Evidence for interaction between genetic liability and childhood trauma in the development of psychotic symptoms.Soc Psychiatry Psychiatr Epidemiol 2019; 54(9):1045-1054SP
Whilst childhood trauma (CT) is a known risk factor across the spectrum of psychosis expression, little is known about possible interplay with genetic liability.
The TwinssCan Study collected data in general population twins, focussing on expression of psychosis at the level of subthreshold psychotic experiences. A multilevel mixed-effects linear regression analysis was performed including 745 subjects to assess the interaction between genetic liability and CT. The Symptom Checklist-90 (SCL-90-R) score of the co-twin was used as an indirect measure of genetic liability to psychopathology, while the Childhood Trauma Questionnaire Short-Form (CTQ-SF) was used to assess CT in the domains of physical, emotional and sexual abuse, as well as physical and emotional neglect. The Community Assessment of Psychic Experience (CAPE) questionnaire was used to phenotypically characterize psychosis expression.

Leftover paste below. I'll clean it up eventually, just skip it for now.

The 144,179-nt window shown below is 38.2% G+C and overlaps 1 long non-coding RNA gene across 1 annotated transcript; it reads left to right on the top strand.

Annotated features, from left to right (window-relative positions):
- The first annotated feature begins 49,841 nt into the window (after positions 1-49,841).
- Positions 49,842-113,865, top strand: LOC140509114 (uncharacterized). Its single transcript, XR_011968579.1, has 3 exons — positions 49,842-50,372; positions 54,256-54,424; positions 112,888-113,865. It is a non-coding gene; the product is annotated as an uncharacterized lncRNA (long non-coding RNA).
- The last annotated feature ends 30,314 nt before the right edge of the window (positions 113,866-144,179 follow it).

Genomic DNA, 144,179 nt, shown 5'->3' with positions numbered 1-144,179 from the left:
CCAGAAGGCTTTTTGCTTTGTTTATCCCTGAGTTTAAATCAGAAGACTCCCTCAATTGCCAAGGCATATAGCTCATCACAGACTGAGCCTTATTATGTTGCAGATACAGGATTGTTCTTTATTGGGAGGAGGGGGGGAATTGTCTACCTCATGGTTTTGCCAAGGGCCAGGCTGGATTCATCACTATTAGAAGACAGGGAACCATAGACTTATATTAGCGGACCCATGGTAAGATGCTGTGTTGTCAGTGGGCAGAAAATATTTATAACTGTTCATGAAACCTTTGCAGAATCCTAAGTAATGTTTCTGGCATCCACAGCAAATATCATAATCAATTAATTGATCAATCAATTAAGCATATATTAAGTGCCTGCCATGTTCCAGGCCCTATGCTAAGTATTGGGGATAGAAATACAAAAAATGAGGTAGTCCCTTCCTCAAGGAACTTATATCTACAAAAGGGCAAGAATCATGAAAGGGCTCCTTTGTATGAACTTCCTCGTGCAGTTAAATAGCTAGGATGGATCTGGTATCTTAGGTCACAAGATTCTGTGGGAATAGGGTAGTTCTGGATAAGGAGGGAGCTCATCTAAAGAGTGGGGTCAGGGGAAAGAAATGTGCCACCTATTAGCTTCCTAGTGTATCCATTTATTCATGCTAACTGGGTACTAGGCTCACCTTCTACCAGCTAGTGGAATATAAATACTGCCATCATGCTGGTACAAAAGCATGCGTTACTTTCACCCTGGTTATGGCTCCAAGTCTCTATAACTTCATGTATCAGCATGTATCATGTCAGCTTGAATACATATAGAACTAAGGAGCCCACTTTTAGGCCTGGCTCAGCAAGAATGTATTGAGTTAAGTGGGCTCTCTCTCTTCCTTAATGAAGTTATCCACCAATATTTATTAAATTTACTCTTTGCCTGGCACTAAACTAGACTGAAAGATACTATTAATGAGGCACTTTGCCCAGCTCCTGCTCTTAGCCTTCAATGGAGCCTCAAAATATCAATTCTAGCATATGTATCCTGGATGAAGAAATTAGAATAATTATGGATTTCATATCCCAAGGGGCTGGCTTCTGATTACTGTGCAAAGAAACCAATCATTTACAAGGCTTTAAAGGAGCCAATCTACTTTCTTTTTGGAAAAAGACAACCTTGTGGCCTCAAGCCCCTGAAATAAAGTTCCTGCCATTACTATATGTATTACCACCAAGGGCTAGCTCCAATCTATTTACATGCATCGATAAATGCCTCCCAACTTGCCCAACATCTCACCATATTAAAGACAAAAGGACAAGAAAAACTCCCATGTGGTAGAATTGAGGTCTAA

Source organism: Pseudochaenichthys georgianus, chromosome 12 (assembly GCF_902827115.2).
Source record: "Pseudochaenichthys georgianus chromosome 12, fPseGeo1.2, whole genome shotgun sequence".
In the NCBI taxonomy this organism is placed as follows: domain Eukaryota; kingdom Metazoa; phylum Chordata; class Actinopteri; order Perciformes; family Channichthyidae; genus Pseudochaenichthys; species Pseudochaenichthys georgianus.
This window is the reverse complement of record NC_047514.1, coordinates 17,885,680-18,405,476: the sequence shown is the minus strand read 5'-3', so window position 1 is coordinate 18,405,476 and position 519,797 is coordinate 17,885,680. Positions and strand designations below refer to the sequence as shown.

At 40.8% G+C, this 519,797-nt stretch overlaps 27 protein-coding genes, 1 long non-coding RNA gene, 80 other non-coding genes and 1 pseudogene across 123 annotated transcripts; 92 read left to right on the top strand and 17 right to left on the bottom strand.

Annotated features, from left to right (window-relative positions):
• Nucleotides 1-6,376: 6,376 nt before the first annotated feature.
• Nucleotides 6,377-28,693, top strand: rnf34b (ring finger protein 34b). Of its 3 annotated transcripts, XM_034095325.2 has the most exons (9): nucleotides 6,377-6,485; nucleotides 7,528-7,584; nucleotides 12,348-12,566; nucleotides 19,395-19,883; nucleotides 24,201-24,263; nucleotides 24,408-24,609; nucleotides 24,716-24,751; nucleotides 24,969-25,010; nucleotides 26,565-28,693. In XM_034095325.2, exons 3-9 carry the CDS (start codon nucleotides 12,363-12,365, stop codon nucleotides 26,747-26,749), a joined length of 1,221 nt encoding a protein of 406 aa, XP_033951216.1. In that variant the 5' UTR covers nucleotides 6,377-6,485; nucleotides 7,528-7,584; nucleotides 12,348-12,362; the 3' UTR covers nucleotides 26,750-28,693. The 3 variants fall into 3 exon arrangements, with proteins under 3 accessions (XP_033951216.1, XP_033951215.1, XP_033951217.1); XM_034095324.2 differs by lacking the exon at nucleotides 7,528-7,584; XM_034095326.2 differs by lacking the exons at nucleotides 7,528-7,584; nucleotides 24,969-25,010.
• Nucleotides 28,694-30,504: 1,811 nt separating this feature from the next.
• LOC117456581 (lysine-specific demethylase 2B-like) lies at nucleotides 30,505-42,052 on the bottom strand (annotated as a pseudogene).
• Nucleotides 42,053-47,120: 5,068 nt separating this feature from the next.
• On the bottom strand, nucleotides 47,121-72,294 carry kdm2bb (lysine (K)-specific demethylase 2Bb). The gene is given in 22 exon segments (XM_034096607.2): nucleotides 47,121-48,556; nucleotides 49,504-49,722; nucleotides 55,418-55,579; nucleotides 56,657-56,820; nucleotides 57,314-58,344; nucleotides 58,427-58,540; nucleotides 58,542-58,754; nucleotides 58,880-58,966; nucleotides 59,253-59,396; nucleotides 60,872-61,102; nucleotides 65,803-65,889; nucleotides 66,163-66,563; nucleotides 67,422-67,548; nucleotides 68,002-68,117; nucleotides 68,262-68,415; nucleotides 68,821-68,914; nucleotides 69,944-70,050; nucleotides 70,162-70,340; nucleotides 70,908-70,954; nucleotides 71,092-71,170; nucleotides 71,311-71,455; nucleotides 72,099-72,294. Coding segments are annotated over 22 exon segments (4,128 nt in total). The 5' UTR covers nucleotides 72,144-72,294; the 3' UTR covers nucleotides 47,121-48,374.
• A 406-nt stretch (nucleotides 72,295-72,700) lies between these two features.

In the model using the CAPE total score, the interaction between CT and genetic liability was close to statistical significance (χ2 = 5.6, df = 2, p = 0.06). Analyses of CAPE subscales revealed a significant interaction between CT and genetic liability (χ2 = 8.8, df = 2, p = 0.012) for the CAPE-negative symptoms subscale, but not for the other two subscales (i.e. positive and depressive).
The results suggest that the impact of CT on subthreshold expression of psychosis, particularly in the negative subdomain, may be larger in the co-presence of significant genetic liability for psychopathology.